The ‘Papermill alarm’ software signals potentially false papers

By on September 23, 2022 0

The stationery alarm searches for similarities to text found in fake papers.Credit: Raimund Koch/Getty

A software tool that analyzes the titles and abstracts of scientific articles and detects texts similar to those found in fake articles is attracting interest from publishers.

The tool, called Papermill Alarm, was developed by Adam Day, director of scholarly data services firm Clear Skies in London, UK. Day says he reviewed all the titles listed in the PubMed citation database through the system and discovered that 1% of the articles currently listed contain text very similar to articles produced by paper mills – companies or individuals who make scientific manuscripts to order. The stationery alarm does not tell for sure if an item is made, but flags those that deserve further investigation.

Day says her analysis is not intended to estimate the magnitude of stationery among PubMed entries, because she can only recognize papers similar to those from known stationeries. Many other paper mills could exist, and legitimate newspapers could also be flagged for having similar wording, he says. “It’s like a fishing net. It’s not a fishing rod.

Anna Abalkina, an economist at the Free University of Berlin who studies paper mills, says the scientific community will benefit from automated checks that can detect potentially fake papers.

Suspicious submissions

Many publishers already use software and other methods to help detect fraudulent activity and spot unwanted papers. Some manuscript processing systems can detect and report if many submissions come from the same computer, for example – a sign that a person or organization might be producing a large number of studies. But Day says his approach to text analysis is novel. Six publishers, including SAGE in Thousand Oaks, Calif., where Day works as a data scientist, have expressed interest in using Papermill Alarm to screen submitted manuscripts.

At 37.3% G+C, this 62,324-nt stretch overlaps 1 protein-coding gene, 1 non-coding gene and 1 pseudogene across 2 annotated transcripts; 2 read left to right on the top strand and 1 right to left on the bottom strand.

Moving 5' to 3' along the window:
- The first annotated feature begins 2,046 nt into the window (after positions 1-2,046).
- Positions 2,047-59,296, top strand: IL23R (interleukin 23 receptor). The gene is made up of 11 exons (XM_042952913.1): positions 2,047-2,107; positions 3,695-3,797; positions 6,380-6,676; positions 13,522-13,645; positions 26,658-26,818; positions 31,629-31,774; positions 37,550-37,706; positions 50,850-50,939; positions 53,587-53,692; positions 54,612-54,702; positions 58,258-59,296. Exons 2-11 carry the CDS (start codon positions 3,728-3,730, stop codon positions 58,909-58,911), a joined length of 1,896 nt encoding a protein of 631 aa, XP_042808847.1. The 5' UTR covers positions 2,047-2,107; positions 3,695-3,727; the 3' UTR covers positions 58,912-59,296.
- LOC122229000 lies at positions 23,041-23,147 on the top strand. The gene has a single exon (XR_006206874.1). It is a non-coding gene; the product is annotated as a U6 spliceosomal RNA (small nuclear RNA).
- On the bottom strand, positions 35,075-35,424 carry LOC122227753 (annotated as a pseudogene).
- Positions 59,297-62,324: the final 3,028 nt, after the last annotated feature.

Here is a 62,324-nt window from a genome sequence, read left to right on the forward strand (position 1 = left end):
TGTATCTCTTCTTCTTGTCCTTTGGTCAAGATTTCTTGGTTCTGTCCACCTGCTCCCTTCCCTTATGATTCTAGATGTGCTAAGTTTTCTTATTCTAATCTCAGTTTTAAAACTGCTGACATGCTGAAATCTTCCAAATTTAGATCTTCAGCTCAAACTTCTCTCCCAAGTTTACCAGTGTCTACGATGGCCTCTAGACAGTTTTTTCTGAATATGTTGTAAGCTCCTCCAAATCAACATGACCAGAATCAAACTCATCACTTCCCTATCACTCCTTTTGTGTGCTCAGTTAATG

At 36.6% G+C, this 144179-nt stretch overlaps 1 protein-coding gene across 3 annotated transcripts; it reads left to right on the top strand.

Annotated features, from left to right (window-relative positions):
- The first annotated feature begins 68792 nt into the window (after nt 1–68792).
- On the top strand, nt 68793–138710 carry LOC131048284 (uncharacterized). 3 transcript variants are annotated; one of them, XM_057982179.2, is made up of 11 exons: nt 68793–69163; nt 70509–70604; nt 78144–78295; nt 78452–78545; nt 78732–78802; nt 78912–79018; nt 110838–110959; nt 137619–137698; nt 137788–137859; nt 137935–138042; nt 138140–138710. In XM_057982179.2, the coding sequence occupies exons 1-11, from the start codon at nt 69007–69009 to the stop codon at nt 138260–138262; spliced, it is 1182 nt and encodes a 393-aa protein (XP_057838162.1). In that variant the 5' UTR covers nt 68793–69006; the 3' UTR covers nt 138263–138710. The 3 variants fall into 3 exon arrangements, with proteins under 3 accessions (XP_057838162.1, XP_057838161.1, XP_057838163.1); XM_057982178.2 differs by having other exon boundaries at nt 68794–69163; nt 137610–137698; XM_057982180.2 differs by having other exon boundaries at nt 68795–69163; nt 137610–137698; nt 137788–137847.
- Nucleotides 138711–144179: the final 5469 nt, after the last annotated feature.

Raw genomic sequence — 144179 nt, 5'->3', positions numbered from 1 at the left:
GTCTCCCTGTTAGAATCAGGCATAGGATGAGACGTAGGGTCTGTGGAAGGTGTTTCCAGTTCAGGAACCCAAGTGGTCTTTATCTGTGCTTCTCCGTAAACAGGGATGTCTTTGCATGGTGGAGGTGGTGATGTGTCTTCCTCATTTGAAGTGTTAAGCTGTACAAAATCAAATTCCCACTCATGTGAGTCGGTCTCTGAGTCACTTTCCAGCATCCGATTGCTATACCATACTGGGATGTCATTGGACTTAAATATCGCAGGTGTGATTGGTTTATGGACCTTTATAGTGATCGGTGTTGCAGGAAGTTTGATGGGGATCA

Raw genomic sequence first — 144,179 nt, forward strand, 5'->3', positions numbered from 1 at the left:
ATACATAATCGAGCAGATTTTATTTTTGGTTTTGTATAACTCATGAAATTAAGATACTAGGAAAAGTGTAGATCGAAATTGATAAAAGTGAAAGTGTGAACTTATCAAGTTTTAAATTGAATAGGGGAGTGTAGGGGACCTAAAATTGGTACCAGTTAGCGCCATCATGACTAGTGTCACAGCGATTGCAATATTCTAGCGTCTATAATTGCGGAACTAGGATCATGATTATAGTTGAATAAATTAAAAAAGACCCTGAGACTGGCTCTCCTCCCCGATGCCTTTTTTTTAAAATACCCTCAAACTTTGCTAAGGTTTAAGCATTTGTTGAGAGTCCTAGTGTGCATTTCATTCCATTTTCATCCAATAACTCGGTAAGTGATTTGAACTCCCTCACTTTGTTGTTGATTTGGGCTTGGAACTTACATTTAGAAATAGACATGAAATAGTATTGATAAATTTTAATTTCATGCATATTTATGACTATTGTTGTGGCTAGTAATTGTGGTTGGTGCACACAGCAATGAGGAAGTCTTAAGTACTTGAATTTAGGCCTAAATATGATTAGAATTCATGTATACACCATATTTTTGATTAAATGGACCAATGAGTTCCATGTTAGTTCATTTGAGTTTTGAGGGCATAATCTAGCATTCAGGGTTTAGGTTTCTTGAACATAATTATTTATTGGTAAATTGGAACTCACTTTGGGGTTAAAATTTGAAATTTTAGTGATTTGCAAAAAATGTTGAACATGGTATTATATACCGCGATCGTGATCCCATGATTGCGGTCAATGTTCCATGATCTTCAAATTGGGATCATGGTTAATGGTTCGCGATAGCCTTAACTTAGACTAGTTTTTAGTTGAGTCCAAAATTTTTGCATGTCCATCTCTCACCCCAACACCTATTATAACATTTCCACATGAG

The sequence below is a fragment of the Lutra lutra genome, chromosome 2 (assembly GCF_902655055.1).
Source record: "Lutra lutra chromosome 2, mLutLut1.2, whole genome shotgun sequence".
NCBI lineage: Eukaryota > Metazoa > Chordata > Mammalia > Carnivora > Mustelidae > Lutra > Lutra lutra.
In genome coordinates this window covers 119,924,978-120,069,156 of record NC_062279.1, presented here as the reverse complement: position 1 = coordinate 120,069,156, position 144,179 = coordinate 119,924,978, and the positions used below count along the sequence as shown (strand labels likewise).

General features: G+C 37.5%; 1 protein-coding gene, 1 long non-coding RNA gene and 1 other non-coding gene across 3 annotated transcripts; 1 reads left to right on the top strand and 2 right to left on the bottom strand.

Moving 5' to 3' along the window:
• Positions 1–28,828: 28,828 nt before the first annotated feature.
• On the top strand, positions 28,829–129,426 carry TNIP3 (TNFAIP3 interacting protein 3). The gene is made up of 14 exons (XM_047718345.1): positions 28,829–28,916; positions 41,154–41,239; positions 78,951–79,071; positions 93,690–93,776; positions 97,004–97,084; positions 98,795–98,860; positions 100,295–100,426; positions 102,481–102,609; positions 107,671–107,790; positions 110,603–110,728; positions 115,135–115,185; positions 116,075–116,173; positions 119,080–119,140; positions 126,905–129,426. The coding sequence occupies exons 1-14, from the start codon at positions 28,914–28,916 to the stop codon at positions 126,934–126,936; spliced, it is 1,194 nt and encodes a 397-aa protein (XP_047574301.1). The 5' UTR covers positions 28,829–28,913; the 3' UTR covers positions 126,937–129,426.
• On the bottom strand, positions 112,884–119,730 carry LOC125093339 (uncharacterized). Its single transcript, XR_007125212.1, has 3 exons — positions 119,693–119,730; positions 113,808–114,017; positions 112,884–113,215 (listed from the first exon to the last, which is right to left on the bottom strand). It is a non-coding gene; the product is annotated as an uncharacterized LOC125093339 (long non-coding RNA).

The tool uses a deep learning algorithm to compare the language used in manuscript titles and abstracts with that used in articles known to come from paper mills. The comparison is based on lists of stationery items compiled by research integrity sleuths, including Elisabeth Bik and David Bimler (also known as Smut Clyde). The tool uses a traffic light system, assigning red flags to items with many similarities to known stationery items, orange flags to those with some similarities, and green flags to those with none.

Until now, there have been few estimates of the prevalence of items from stationery stores. A month of June publication ethics committee report in Eastleigh, UK, suggested that 2% of papers submitted to journals come from paper mills and said the problem “threatens to overwhelm the editorial processes of a significant number of journals”.

Even Day’s conclusion that 1% of published PubMed articles come from stationery is “too high for comfort,” says Bimler. “These unwanted newspapers are cited. People use it to buttress their own bad ideas and support dead-end research programs,” he adds.

Bik says the actual number of stationery articles listed in PubMed could be even higher, but points out that their impact on science as a whole is likely low, as most of these articles are not highly cited or influential. “But it hurts the reputation of science and the trust we place in research papers,” she says.